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Building a Newegg Web Scraper (Part 2)

Bringing everything together

Photo by Joshua Aragon on Unsplash

Adding the imports

The code above imports the Beautiful Soup library, urlopen function, BeautifulSoup function, and csv module. You will see how each of these things are used as we continue with the code.

Getting the HTML and performing parsing

In Python, you can import a function through a different alias. Therefore, request(url) and soup(page_html, ‘html.parser’) are actually urlopen(url) and BeautifulSoup(page_html, ‘html.parser’) respectively.

On lines 3 through 5, we are opening the URL, grabbing the HTML, and closing out the connection. Line 7 turns the HTML code from our URL into a parsed document. Line 8 calls find_all() to retrieve the HTML code directly associated with the graphics cards that we want to scrape. The find_all() function works in this case by finding all div elements that have a class attribute with a value of: “item-cell.” The function will return a list with all the individual div elements that matched the attribute specifications.

GIF by author

In the GIF above, you can see that navigating to the div element with class=“item-cell” highlights the entire MSI graphics card. This is why we need to find all of these specific div elements because each one contains an individual graphics card.

Note: I performed a right click and clicked on “Inspect” when the cursor moves to the right of the “View Details” button. The video recording did not obtain that action. This is how I was able to bring up the HTML source for the website.

Setting up the CSV to write to

In the code above, we are setting up a CSV file to store our scraped data in. The writerow() function will create our first row consisting of four columns. This row will be the indicator for what information is being stored in each column. Later in the code, we will make another call to the writerow() function to continuously add our scraped data into each respective column.

Ad-detection, data retrieval, and exception handling

Note: The for loop on line 1 would be written underneath the line: file_writer.writerow([‘Brand’, ‘Product Name’, ‘Price’, ‘Shipping’]) from the “Setting up the CSV to write to” section.

Line 2 contains the check for the infamous ad-detection. When searching for graphics cards on the Newegg website, you will notice that there is an advertisement inserted amongst all the other graphics cards. The graphics cards on the Newegg website are classified with a div element that has the attribute: class=“item-cell.” However, the advertisement is also classified with this same attribute. This means that calling the find_all() function for the first time results in the advertisement being included in the returned list. Therefore, we have to have to check for a different indicator (in this case “txt-ads-link”) to ensure that our code is only being executed on a graphics card.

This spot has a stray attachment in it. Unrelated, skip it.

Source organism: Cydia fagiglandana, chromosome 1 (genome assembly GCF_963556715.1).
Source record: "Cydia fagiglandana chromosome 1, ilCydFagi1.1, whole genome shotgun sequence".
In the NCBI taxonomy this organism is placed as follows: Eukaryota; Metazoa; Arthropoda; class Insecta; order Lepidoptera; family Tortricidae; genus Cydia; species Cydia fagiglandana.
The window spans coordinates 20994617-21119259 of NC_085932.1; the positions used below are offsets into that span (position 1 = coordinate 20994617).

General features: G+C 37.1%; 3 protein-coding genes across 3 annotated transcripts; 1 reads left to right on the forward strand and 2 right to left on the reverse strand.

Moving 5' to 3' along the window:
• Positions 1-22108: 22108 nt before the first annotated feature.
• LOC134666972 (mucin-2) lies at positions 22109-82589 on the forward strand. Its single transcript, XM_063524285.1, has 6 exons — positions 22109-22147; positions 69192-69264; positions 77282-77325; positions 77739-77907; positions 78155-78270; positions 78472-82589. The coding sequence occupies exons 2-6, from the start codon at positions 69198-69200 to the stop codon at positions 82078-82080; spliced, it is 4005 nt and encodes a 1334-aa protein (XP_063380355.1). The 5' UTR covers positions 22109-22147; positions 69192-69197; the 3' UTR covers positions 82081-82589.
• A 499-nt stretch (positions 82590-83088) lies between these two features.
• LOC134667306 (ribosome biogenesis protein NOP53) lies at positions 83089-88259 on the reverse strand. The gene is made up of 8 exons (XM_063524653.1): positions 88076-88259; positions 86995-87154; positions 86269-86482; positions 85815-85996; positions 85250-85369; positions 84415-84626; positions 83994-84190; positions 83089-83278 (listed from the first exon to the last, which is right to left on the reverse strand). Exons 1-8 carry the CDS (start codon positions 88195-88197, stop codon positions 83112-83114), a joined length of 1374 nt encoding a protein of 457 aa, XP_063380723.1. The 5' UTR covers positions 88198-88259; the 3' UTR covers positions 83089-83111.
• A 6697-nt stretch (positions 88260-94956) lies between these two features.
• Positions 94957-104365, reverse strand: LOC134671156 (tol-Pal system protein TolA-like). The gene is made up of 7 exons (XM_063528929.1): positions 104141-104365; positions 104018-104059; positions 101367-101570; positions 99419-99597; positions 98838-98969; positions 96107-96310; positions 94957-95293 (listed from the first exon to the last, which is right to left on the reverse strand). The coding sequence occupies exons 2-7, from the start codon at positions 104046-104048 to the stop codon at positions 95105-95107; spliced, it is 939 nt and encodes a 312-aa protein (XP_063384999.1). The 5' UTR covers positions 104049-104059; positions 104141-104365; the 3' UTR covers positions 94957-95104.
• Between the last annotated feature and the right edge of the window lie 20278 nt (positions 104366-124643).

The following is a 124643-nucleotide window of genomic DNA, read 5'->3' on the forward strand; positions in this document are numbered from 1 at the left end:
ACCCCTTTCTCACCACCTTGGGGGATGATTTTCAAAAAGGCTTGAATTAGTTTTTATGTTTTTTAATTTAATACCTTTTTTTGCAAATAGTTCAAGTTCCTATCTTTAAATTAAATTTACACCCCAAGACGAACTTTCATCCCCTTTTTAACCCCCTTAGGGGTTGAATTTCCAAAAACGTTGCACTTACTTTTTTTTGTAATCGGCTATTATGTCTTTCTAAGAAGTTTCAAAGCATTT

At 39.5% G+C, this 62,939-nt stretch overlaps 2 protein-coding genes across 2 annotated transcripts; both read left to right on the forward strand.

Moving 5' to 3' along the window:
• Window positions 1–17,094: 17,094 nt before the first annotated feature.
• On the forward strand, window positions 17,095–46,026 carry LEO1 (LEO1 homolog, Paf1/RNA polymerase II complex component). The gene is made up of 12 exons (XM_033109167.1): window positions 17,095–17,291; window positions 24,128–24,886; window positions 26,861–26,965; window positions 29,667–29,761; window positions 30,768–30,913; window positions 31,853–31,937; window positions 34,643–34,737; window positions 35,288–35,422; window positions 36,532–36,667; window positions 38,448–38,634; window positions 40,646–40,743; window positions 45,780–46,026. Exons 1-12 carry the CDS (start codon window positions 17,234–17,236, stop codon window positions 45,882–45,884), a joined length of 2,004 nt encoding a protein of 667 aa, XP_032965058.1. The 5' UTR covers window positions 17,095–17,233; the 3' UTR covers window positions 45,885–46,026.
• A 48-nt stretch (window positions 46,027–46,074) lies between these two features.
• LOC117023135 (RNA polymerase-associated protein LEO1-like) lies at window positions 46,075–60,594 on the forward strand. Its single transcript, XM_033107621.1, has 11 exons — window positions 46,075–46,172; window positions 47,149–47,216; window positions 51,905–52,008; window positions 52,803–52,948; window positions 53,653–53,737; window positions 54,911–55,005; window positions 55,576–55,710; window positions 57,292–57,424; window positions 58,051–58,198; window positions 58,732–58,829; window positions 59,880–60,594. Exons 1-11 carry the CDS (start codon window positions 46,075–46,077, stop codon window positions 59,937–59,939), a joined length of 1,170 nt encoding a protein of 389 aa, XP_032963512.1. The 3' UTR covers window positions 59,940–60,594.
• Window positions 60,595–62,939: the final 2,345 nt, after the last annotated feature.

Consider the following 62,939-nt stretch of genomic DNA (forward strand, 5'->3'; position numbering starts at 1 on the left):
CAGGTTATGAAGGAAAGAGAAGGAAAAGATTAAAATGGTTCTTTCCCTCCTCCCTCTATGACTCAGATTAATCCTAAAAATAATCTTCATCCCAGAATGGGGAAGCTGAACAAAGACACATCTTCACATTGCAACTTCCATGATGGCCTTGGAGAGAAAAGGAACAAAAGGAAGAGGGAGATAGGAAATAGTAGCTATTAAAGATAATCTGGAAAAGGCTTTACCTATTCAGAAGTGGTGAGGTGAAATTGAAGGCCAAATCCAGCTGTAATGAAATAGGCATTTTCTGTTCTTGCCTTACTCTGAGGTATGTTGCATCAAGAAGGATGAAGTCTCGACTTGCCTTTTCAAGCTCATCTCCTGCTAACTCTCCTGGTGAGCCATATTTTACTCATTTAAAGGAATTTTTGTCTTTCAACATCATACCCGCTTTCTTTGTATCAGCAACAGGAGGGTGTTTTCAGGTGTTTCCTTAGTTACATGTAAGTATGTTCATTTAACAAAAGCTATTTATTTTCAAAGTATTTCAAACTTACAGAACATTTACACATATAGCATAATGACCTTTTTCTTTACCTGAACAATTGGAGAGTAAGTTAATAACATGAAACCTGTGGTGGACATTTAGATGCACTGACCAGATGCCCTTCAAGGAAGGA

Lines 4 through 8 are retrieving the brand name and product name.

Note: Variables that have “tag” at the end of them (brand_tag, tittle_tag, etc.) are storing the specific HTML tag that contains the data in question (brand name, product name, etc.).

Lines 10 through 28 are retrieving pricing and shipping information.

Note: Line 10 accounts for graphics cards that are out of stock. If a graphics card is out of stock, then we have to do a different procedure when it comes to obtaining pricing and shipping information.

The exception handling is a key component of this web scraper code. I have set it up so that if an error occurs, then the name of the error, error message, and cell (graphics card) that had the error will be printed to the console/terminal. The code for a web scraper is extremely prone to having bugs and errors occur. This is because websites (especially Newegg) are constantly being updated. Code that was working perfectly fine before will hit a road block once when the slightest change is introduced (due to the change not being accounted for). Although errors will occur at some point, the exception handling allows for the program to deal with the error and continue scraping for graphics cards that have no underlying issues. The finally statement will execute regardless of whether an exception is thrown or not to ensure that data is written to the CSV file.

Photo by Dawid Zawiła on Unsplash

Final thoughts

I will be fixing any bugs and maintaining/updating the web scraper code on my GitHub (which will be linked to in the references below). Each time you run the code, there seems to be some new nuance that Newegg has added to their site. However, I will keep trying to solve the recurrent issues that come up along the way.

References

Data Science Dojo. (2017, January 6). Intro to Web Scraping with Python and Beautiful Soup. [YouTube video]. Data Science Dojo. Retrieved from https://www.youtube.com/watch?v=XQgXKtPSzUI&t=205s

My GitHub repo for the web scraper code.

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